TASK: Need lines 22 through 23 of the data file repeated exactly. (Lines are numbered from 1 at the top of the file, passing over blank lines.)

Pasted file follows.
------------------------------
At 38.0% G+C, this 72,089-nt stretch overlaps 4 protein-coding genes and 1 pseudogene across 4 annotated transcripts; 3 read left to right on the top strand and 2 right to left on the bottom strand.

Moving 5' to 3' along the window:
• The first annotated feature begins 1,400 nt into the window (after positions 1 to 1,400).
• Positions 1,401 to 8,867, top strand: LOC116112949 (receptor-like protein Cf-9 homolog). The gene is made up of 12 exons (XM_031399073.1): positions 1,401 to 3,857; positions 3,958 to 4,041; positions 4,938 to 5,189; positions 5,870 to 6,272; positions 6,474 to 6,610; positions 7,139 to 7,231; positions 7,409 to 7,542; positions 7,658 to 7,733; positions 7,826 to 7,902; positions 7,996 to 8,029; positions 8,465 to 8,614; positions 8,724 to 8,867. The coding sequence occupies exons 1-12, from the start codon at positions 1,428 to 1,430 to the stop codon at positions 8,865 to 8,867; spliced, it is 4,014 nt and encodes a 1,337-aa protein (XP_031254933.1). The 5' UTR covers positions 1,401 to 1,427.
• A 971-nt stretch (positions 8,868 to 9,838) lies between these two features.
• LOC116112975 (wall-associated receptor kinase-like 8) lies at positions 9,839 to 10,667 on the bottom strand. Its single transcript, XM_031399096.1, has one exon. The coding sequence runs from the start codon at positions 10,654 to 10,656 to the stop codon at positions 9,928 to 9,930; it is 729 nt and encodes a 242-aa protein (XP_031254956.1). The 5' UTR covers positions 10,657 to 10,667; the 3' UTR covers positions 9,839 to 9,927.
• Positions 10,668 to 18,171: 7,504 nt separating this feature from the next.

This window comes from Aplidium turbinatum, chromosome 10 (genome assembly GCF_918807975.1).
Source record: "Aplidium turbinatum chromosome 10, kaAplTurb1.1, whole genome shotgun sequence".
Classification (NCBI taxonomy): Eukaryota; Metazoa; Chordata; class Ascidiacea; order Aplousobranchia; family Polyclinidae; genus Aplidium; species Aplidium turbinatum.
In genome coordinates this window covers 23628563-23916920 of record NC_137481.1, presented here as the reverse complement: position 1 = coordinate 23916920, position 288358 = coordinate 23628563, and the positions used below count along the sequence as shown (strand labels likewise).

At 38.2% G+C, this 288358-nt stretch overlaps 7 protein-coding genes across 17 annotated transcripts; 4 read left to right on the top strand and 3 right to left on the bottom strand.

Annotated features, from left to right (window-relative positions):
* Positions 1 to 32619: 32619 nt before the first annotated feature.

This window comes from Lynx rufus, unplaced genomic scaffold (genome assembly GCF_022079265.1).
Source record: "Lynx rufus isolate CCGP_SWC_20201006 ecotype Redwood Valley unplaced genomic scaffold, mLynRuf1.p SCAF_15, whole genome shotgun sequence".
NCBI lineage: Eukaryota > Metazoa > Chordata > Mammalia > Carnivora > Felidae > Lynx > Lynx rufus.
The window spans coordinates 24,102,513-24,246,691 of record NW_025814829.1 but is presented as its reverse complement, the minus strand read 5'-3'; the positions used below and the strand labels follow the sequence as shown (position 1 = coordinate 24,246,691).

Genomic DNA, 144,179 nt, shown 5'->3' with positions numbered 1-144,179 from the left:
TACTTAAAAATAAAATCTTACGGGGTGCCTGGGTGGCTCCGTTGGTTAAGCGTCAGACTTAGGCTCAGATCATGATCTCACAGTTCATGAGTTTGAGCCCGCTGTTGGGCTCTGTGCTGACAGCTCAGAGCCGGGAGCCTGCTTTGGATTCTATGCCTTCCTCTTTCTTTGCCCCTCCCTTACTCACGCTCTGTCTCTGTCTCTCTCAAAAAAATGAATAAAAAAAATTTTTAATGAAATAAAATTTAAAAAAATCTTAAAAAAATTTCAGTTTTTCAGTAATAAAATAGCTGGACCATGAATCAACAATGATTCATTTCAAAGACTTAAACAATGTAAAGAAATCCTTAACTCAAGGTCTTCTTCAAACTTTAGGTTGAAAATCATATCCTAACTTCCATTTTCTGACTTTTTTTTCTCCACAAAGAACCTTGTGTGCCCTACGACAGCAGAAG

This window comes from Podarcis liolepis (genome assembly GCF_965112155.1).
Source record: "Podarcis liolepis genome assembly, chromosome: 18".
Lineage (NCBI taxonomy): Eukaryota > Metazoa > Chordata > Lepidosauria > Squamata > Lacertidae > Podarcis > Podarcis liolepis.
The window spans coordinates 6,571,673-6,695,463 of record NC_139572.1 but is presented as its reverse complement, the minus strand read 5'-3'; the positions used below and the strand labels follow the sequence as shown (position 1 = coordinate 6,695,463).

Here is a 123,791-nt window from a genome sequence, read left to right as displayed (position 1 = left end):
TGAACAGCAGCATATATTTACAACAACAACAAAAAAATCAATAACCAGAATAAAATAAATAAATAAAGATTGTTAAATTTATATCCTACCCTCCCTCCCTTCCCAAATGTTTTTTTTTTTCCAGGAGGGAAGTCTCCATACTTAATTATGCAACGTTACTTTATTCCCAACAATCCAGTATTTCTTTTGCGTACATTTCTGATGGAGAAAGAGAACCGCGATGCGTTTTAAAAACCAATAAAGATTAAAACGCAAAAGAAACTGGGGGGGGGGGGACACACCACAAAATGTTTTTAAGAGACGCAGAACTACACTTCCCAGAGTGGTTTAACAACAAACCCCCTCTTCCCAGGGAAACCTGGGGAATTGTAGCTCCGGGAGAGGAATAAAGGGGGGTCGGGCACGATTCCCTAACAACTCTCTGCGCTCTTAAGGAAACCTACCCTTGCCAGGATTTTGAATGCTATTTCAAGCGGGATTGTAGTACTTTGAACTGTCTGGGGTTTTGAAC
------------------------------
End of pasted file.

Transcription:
Source record: "Podarcis liolepis genome assembly, chromosome: 18".
Lineage (NCBI taxonomy): Eukaryota > Metazoa > Chordata > Lepidosauria > Squamata > Lacertidae > Podarcis > Podarcis liolepis.